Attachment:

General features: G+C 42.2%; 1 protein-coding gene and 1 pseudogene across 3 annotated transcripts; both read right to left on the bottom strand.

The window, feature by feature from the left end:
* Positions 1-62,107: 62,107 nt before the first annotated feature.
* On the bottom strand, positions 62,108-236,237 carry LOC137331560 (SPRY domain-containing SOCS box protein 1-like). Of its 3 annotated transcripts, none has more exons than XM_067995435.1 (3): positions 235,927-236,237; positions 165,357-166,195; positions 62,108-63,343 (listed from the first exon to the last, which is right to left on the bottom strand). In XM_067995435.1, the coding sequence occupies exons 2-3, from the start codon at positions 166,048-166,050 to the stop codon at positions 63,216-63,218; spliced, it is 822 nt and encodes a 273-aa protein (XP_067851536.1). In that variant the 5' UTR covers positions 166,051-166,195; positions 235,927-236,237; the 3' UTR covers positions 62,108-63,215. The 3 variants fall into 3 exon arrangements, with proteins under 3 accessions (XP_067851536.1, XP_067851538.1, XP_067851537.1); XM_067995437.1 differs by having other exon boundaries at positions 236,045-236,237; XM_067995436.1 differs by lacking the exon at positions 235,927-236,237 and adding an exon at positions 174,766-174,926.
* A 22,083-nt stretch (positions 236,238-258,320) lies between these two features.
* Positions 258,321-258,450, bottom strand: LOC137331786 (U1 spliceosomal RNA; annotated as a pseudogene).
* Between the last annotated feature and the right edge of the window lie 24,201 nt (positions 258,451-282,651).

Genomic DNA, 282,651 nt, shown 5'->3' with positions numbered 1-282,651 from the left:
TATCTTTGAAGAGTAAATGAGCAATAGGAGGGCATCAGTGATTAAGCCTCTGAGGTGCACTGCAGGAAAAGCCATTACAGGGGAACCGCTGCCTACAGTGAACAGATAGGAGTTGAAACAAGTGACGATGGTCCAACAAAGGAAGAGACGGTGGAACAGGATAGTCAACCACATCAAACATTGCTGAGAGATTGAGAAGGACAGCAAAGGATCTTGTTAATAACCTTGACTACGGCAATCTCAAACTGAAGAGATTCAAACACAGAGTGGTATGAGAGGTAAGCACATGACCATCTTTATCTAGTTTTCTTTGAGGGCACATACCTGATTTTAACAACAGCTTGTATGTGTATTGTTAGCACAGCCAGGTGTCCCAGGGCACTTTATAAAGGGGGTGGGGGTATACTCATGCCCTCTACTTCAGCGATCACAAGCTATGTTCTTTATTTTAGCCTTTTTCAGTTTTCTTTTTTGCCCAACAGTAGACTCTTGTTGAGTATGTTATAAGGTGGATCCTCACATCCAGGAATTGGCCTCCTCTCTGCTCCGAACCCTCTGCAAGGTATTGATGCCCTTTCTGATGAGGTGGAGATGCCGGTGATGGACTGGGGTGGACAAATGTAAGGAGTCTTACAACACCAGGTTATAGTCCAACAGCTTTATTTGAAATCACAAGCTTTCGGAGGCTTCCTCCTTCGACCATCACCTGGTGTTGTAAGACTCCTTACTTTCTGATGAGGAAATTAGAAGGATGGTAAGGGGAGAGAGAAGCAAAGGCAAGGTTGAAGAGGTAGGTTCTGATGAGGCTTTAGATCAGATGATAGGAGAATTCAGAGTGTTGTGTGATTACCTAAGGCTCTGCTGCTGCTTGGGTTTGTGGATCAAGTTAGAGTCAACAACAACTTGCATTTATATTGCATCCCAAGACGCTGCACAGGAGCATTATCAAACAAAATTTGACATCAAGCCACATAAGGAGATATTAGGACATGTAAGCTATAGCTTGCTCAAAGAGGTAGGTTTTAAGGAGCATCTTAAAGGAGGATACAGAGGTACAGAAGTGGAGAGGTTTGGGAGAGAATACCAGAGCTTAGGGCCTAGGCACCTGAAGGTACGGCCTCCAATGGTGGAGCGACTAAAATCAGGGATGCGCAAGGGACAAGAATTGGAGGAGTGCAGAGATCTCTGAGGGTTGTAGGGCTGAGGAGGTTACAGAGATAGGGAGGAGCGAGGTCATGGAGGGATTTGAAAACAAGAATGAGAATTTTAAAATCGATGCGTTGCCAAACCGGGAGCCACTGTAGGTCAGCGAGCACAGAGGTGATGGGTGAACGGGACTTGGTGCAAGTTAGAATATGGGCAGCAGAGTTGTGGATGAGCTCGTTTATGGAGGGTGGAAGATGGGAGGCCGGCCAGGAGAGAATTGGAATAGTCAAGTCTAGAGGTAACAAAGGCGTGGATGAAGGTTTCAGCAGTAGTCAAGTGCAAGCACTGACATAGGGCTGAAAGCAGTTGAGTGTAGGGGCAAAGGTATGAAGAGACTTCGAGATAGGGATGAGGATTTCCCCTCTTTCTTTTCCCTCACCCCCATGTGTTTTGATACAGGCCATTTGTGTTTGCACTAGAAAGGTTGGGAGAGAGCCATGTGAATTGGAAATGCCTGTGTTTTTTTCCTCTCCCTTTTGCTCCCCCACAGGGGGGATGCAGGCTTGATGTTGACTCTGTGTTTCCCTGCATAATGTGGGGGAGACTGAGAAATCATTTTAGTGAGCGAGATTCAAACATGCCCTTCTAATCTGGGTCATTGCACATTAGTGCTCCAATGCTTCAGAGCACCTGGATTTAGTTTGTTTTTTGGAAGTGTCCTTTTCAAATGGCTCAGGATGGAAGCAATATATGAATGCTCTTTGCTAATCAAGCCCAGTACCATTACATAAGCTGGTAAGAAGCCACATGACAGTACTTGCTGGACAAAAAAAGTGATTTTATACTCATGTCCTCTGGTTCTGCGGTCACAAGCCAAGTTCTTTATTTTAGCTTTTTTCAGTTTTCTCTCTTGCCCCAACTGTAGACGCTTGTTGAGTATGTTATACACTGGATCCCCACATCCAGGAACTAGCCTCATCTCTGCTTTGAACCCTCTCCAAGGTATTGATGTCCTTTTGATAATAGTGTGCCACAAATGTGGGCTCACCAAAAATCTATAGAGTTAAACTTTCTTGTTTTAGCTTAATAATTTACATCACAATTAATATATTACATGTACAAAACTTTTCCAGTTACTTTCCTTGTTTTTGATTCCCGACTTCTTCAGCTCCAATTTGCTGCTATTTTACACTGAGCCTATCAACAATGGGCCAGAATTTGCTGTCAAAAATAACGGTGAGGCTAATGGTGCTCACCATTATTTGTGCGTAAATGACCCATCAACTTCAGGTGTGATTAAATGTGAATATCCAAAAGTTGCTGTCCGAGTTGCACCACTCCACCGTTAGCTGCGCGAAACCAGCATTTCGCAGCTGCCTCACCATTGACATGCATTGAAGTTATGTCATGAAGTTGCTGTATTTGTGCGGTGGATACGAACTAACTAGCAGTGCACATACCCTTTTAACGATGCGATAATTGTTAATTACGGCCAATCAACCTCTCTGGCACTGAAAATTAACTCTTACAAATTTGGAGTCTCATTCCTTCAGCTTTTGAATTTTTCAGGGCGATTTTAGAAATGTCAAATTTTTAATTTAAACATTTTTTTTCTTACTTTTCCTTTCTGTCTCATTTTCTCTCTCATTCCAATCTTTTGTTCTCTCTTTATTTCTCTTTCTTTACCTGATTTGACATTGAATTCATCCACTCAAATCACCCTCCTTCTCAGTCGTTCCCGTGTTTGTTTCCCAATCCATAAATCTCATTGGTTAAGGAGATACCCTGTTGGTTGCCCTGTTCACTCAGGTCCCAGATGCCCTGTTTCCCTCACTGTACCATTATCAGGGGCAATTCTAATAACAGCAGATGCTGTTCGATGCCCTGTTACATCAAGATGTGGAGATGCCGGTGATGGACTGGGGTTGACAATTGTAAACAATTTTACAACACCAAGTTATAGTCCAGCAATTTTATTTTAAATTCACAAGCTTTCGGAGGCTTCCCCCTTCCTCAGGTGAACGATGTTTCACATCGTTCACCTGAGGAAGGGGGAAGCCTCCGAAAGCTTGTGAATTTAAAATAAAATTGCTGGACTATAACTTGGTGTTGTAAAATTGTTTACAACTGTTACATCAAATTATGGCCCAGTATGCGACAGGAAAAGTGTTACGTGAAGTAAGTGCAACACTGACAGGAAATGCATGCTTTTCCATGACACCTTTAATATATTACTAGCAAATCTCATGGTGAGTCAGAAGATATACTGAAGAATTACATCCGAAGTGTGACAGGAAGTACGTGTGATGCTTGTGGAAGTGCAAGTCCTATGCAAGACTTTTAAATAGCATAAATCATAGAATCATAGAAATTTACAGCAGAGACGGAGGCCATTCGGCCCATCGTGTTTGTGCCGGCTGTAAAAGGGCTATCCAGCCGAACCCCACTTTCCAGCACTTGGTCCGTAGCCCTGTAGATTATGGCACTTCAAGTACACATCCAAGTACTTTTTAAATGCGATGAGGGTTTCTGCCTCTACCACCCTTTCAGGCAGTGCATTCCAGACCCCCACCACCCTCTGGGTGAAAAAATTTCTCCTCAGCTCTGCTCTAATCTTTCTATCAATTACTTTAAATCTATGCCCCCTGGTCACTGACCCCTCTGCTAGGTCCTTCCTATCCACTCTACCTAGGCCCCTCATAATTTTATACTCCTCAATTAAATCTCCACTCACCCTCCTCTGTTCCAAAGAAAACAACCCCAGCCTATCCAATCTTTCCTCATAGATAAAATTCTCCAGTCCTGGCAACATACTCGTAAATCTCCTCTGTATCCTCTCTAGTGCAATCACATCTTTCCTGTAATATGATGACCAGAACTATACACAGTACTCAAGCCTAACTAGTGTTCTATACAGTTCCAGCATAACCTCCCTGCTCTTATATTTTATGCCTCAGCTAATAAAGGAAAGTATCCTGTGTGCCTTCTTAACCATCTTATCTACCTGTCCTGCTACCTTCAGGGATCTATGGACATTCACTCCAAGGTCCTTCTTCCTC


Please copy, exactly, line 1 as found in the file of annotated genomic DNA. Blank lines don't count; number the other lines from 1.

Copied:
General features: G+C 42.2%; 1 protein-coding gene and 1 pseudogene across 3 annotated transcripts; both read right to left on the bottom strand.